This show has afforded you the opportunity to do all kinds of sequences, like the Altman riff at the wedding, or the very quiet Jaime/Brienne scene at the baths, or these huge action set pieces like the sacking of Astapor, the duel between the Hound and Beric. As a director, what's it like to work on a show that lets you do all these things?

Alex Graves: Well, it's heaven. One, the writers are friends. They're great to have around. The scripts are incredible. It's impossible not to become obsessed with the books and what Martin wrote once you read it. And as a director — I grew up loving "Star Wars" and "All the President's Men" — so I get to do a bit of each. It's perfect. It's like you're getting to direct "The Lion in Winter" with sci-fi mixed in. It's a blast. Everything anybody would love to do, it's got. And the scene with Jaime and Brienne in the bathtub is like you're shooting a film with a lesbian and a knight, she's a knight, he's a knight, they're in love and don't know they're in love; where else would you get to film a scene like that?

The sacking of Astapor has already become this iconic sequence. How difficult was that for you to put together, given that it's practical action mixed in with a lot of computer effects?

Alex Graves: It's very complicated, and I started prepping in Morocco two or three months before. In a way, it wasn't complicated, because all it really was, and I think it's true of any scene we've had on the show, which is, "What's going on with this character?" The whole thing was making sure you understood her experience, which was "I'm not relying on anybody. I'm playing a huge gamble. I don't know how it's going to go. No one knows what I'm doing, including my own guys." And it starts to unfold and work, and then she takes it. And at the end of the day, no matter what you plan, you can never equal what Emilia (Clarke) gives you. It always gets finished off with a cherry on top because she's in it.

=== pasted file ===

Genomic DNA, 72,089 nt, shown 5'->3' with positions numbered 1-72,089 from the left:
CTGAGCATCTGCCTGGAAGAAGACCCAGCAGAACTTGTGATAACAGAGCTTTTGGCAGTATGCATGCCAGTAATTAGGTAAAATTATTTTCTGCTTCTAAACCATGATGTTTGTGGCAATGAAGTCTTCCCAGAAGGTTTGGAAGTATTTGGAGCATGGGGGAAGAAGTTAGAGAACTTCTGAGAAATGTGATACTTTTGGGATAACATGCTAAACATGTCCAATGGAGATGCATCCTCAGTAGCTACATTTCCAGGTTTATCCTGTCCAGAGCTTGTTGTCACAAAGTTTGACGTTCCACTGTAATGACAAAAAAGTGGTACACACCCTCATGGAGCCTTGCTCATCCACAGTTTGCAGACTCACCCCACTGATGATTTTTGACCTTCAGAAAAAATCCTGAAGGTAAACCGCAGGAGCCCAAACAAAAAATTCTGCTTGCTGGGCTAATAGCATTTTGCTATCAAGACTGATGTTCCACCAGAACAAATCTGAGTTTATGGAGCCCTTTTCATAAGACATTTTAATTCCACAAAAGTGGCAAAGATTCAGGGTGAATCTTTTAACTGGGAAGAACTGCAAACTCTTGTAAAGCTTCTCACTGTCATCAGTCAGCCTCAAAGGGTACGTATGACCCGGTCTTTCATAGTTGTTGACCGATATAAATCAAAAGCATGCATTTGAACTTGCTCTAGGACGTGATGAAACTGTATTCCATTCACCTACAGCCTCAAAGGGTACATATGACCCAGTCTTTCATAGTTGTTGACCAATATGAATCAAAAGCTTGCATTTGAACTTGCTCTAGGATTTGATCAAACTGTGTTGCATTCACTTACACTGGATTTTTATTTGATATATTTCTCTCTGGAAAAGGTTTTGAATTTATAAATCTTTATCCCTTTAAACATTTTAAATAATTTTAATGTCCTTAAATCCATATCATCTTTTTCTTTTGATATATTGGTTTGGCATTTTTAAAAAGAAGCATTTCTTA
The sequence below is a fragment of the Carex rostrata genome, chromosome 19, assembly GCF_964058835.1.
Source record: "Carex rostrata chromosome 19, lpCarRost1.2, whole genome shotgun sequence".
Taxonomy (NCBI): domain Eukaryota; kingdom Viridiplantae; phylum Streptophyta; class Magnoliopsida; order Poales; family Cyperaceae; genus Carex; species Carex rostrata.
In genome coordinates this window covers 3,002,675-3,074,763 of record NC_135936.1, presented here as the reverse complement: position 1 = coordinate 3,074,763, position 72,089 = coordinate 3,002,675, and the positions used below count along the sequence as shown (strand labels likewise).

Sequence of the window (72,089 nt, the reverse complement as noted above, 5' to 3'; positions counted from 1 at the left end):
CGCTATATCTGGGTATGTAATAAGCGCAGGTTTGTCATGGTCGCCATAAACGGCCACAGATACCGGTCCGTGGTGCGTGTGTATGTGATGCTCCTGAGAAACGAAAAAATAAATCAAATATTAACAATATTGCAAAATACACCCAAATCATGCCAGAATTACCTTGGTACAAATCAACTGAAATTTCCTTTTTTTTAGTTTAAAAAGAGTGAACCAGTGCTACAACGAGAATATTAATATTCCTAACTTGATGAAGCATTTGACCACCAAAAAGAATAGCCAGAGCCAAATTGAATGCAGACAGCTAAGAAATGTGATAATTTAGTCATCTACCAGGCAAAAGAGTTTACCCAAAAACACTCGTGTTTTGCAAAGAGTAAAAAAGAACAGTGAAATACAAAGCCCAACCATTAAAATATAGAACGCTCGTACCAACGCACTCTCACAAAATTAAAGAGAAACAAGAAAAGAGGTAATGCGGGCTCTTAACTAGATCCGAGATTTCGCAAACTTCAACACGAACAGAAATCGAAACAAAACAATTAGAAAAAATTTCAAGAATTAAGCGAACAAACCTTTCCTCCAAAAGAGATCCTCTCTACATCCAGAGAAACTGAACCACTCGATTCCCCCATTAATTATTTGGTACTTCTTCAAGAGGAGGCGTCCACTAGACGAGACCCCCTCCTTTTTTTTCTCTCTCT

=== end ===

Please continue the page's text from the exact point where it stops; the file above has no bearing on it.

How do you make the action look as good as it does in the time you have?

Alex Graves: You work morning, noon and night. You do nothing but work on the show seven days a week. And you have, more than anything, great texts, and the best group of people you could possibly have ot make it, who are just as passionate about it as you are. I'll tell you, the biggest fans of the show by far are the people who make it. They love it, and they're very precious about it in a great way, and I think that comes off on screen. Really, you do your best, and you have a lot of wonderful people to lean on.

Logistically, how does it work filming pieces of episodes in different countries? Since you're doing back to back episodes each time, do you film all the Croatia scenes for both in one stretch, or are you going back and forth to just do the parts of episode 2, and then episode 3?

Alex Graves: The schedule's built entirely around the idea that we're in Belfast filming locations while we build sets. When we're done in Belfast everyone goes to Croatia, the sets are being built. When you're done in Croatia, you go back to Belfast and start shooting on all the new sets. You're prepping Iceland while you're in Belfast shooting. You were in Belfast at the beginning prepping Croatia, and if there's a third time, you're prepping that.  Normally what I would do is shoot four or five days a week, then get on a plane the next morning, fly to Morocco, prep for two days, fly back, and keep shooting. It's really built shooting everything out location by location and continent by continent.